Four-day work week debate heats up

Robust debate with naysayers increases as trials gain traction

Four-day work week debate heats up

Kiwi rich-lister, Andrew Barnes’ 4-Day Work Week Global is gaining international traction, earlier this month the world’s biggest pilot of the program started in the UK when over 70 companies and 3300 employees began a 6-month, 4-day week trial.

But as the idea gains support it has also been collecting a growing number of naysayers. Robust debate increases across the globe despite employees everywhere embracing the concept, and companies that have tested the program reporting up to 60% increased ability to retain and attract top talent.

It seems though governments and businesses still grapple with the intricacies of such a seismic shift in the workforce. Assembly Bill 2932 in California would have legislated an official 32-hour work week for companies with 500 employees or more and employees who work more than 32 hours would be entitled to time and a half pay, but the states legislature has temporarily shelved the concept citing too little time left in the current session to weigh a bill that would’ve applied to hourly employees, leaving businesses to ponder what the change could mean for them. 

Read more: Meet the kiwi rich-lister globally advocating for a 4-day-working-week

“I think ultimately the largest challenge about this for business especially, is the profit and loss, how can we make it work with our existing cost base and existing cost structures across various industries,” said Sid Upadhyay, CEO of co-founder of online recruitment service, WizeHire.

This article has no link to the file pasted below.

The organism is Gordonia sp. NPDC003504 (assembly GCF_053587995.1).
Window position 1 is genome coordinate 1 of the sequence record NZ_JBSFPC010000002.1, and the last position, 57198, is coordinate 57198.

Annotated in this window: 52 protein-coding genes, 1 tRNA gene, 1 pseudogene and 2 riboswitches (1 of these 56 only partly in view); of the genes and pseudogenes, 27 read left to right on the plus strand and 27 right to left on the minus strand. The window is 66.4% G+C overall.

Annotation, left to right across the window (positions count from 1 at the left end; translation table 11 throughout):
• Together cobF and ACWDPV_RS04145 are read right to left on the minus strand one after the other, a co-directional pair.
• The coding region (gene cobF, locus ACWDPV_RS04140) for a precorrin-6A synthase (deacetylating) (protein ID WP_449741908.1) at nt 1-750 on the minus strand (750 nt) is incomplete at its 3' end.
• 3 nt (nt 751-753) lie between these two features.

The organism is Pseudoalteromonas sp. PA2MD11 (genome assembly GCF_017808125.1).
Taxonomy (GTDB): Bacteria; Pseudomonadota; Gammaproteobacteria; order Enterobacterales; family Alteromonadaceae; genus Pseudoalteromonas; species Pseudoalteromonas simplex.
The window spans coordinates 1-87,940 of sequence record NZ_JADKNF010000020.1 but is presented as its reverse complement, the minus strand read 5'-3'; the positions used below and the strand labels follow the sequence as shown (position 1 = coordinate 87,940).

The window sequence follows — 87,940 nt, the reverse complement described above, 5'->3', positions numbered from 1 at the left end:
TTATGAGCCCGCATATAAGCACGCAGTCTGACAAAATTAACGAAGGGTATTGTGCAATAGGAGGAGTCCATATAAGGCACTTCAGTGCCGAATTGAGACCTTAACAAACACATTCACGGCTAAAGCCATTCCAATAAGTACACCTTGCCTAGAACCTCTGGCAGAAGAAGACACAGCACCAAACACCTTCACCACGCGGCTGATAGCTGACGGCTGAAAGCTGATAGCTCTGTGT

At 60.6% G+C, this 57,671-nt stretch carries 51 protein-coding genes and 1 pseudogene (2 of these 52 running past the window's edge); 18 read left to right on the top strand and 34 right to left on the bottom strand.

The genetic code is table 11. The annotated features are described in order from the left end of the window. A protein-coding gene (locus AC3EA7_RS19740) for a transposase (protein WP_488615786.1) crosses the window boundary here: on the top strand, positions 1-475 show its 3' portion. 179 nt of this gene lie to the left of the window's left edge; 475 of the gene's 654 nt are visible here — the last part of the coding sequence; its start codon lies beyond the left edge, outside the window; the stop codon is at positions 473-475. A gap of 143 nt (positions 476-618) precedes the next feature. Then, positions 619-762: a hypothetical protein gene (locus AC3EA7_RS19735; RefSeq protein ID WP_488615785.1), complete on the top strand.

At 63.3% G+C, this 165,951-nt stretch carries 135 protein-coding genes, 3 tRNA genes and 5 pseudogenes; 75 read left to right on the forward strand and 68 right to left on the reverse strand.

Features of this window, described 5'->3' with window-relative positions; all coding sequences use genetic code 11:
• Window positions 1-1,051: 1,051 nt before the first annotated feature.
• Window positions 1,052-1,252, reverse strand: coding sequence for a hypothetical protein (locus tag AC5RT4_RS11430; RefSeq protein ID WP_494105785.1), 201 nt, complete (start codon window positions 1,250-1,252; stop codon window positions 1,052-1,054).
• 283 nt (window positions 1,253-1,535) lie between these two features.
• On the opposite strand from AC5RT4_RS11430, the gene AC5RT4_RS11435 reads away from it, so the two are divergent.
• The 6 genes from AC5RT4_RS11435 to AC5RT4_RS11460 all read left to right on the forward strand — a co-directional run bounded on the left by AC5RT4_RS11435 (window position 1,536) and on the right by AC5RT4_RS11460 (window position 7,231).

While it may be easy to integrate the 4-Day Work Week into a more flexible industry, for instance many tech companies are already trialling the idea, when you try to apply it to the hospitality industry the shift is a few degrees more difficult.

“The real challenge here is not just increased costs, because you've got to find someone else to cover that shift, for those that do work beyond the 32 hours, there would be a much larger overtime cost as well,” said Upadhyay.

4-Day Week Founder, Andrew Barnes, questioned why restaurants wouldn’t be able to apply the concept to their business in an interview with HRD last month, Barnes argued, “…if you can’t reimagine how your business could work, what you’re actually saying is that the way we work today is the pinnacle of human achievement and there is no better way to do anything,” he said while urging businesses that think they are restricted by customer facing roles to at least have a discussion and try to be imaginative about how you might rethink the way their business runs.

Read more: Spain set to trial 4-day week in bid to boost productivity

Shake Shack in Las Vegas started trialling the 4-Day Work Week in March 2019, but COVID disruptions meant the trial came to an end. Early indications were, that the trial was going well. By the end of 2019, the program was being trialled in a third of its restaurants and the company said it was aiding with staff retention and acquisition in a tight labour market.

Upadhyay concedes that while there are implications for some businesses, it is time for businesses to at least be starting a dialogue and asking questions like; what does it look like if this is the future regime we must work under? And how does our team adapt to it?

“I think having proactive conversations allows us to be much more effective as business leaders and partners with those on our teams but the toughest part of this whole conversation, is how do we make it more feasible? How do we make it more approachable for not just the largest companies, but all companies out there?” said Upadhyay.

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